Beutel offered the lowball estimate during an interview with CNBC last week, arguing the price of oil is generally elevated because it’s treated as an investment—something bought with an eye to making money, not simply a resource to be consumed. “The volatility comes from speculators,” agrees Frank Atkins, a professor of economics at the University of Calgary.
By Chris Sorensen - Thursday, March 18, 2010 at 3:00 PM - 1 Comment
Snowstorms blasted the U.S. and took a bite out of the economy, too
During the first week of the 2010 Games, Vancouver’s winter weather—or more precisely, lack of it—was a hot topic. In the end, though, the spring-like conditions proved no match for a determined army of snow-shovelling workers. But while Olympic organizers were able to temporarily wrestle Mother Nature into submission, the bright minds charged with running the giant U.S. economy weren’t nearly so lucky.
In the United States, harsh winter storms pounded the densely populated eastern seaboard in February, and are blamed for taking the steam out of the country’s economic recovery. Washington, for example, was buried under more than half a metre of snow during a blizzard dubbed “Snowmageddon,” which disrupted the entire region and was followed by an encore performance less than a week later. The storms disrupted government and air travel and caused many Americans to stay home instead of going to work or to the mall, putting a dent in everything from consumer spending to employment. “This February marked the ﬁrst time in recorded history that each of the 50 states had measurable snowfall in the same day,” according to UBS, a Swiss bank. “It is therefore likely that this unusual weather played at least some role in the recent string of weaker-than-expected [U.S.] economic data”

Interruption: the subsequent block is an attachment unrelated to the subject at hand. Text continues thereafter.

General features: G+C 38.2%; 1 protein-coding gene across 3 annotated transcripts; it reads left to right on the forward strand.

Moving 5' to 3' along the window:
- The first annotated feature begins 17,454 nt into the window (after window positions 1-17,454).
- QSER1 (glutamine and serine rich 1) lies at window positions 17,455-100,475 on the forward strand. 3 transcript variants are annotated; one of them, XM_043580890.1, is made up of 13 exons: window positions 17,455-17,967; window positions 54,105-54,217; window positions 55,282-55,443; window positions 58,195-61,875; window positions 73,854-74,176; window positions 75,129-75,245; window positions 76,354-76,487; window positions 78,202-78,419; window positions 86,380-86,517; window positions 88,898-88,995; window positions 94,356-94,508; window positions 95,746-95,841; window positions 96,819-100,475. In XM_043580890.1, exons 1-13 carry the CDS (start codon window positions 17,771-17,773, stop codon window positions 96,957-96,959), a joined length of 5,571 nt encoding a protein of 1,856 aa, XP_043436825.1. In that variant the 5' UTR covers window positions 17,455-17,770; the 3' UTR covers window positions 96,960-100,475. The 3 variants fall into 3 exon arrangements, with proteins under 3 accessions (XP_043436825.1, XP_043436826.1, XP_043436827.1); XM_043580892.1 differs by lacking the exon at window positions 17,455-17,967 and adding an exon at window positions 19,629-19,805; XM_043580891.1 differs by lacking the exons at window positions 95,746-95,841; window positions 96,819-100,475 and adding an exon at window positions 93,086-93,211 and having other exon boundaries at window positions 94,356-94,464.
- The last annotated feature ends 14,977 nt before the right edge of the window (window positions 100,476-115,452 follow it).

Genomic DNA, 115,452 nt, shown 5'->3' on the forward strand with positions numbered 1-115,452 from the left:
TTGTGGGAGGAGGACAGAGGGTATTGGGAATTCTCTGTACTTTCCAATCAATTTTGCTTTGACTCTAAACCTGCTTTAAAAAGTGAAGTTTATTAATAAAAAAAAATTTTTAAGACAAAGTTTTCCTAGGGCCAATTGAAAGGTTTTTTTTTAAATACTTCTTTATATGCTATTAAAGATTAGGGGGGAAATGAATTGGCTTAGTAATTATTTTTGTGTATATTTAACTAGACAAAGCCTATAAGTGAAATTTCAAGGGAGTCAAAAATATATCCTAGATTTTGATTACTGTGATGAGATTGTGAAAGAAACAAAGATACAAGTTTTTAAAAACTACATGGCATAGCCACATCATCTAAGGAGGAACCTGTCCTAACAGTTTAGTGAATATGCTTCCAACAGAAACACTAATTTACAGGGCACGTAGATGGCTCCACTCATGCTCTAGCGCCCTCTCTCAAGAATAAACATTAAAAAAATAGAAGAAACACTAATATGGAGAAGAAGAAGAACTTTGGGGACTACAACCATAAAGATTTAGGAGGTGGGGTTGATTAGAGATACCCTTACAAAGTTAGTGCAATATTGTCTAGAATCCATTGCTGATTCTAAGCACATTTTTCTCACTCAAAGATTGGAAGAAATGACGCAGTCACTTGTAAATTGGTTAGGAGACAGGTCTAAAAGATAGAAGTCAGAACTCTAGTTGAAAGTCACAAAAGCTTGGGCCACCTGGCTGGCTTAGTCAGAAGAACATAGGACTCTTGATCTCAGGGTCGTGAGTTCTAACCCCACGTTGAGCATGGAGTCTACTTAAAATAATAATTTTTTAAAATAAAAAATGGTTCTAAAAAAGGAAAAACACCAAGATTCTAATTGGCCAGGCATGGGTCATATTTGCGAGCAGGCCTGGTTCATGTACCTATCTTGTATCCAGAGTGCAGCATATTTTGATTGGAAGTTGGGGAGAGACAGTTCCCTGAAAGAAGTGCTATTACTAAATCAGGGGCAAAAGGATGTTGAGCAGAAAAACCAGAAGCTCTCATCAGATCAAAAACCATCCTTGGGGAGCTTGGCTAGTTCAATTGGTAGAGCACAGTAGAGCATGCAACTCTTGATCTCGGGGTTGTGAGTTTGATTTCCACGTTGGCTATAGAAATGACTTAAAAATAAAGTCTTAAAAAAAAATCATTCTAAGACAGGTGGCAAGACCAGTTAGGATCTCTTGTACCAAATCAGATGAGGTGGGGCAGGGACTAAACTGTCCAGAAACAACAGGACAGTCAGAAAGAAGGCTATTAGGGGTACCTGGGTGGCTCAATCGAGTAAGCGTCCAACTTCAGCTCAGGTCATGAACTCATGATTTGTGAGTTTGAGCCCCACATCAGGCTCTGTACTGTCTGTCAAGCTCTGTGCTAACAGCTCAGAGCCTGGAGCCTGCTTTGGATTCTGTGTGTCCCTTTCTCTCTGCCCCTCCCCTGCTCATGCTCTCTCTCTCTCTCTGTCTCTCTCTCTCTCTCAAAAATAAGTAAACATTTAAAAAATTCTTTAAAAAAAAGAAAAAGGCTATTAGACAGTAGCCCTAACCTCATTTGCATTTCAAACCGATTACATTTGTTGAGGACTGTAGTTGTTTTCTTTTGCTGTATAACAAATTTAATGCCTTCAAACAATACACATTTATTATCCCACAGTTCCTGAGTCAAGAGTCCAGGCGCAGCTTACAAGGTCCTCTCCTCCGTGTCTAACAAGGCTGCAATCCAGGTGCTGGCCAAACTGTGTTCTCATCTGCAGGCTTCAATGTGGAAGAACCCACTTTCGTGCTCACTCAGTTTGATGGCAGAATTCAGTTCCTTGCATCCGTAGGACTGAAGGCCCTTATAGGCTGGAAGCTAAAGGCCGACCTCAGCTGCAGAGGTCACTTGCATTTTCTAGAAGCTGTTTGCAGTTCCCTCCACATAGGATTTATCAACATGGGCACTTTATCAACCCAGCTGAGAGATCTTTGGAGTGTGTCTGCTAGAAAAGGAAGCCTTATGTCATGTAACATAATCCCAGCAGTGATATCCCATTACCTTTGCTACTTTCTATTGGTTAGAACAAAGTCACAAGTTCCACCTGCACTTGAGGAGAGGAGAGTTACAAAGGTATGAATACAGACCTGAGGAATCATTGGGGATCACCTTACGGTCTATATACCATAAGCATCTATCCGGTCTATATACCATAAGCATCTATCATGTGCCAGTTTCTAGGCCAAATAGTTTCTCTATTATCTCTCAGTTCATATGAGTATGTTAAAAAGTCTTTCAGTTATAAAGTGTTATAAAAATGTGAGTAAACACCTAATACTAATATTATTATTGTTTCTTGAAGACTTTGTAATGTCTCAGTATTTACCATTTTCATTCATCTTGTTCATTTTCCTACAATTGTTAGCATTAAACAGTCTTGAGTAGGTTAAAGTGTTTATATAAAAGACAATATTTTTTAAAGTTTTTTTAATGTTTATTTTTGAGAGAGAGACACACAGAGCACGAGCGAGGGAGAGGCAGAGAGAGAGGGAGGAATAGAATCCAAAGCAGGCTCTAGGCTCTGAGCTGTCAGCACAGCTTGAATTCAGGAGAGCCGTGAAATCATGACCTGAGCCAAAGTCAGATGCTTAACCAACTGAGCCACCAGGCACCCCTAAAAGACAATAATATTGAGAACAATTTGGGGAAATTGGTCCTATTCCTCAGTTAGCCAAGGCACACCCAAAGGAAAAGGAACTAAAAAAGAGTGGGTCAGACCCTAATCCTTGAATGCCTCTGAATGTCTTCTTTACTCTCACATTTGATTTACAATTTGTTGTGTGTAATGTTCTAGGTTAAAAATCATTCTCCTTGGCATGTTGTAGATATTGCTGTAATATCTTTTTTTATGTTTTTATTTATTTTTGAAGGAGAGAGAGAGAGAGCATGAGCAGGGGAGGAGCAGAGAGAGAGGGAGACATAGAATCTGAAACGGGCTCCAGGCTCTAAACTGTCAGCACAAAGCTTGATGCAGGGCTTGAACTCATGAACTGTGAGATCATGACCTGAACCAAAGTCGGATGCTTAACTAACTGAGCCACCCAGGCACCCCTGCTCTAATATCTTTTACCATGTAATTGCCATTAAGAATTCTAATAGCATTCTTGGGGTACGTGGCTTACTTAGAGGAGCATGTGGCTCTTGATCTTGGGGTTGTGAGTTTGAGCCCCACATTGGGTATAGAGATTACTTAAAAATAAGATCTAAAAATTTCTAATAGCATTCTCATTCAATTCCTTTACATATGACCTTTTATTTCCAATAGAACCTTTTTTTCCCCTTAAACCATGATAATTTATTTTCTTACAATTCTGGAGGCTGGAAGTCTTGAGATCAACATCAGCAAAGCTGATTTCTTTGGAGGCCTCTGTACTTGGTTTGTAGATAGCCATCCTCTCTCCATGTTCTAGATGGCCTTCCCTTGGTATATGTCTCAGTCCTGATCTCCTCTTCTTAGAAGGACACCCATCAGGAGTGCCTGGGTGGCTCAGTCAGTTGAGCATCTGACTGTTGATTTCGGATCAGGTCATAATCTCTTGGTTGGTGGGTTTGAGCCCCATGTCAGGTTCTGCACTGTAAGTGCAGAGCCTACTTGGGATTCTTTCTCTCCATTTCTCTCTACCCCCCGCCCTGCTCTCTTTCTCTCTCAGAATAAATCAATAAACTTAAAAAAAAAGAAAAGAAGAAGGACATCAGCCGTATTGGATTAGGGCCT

It has been a different story north of the border—and not just in Vancouver. In Toronto, the country’s financial centre, bankers and lawyers have gone nearly the entire winter with nothing but bare concrete under their leather-soled dress shoes. Meanwhile, GDP numbers shot through the roof in the fourth quarter and talk has suddenly turned to taming the recovery, instead of stoking it. Bank of Canada governor Mark Carney will likely hike interest rates to cool any overheating, but praying for a few more snowflakes couldn’t hurt.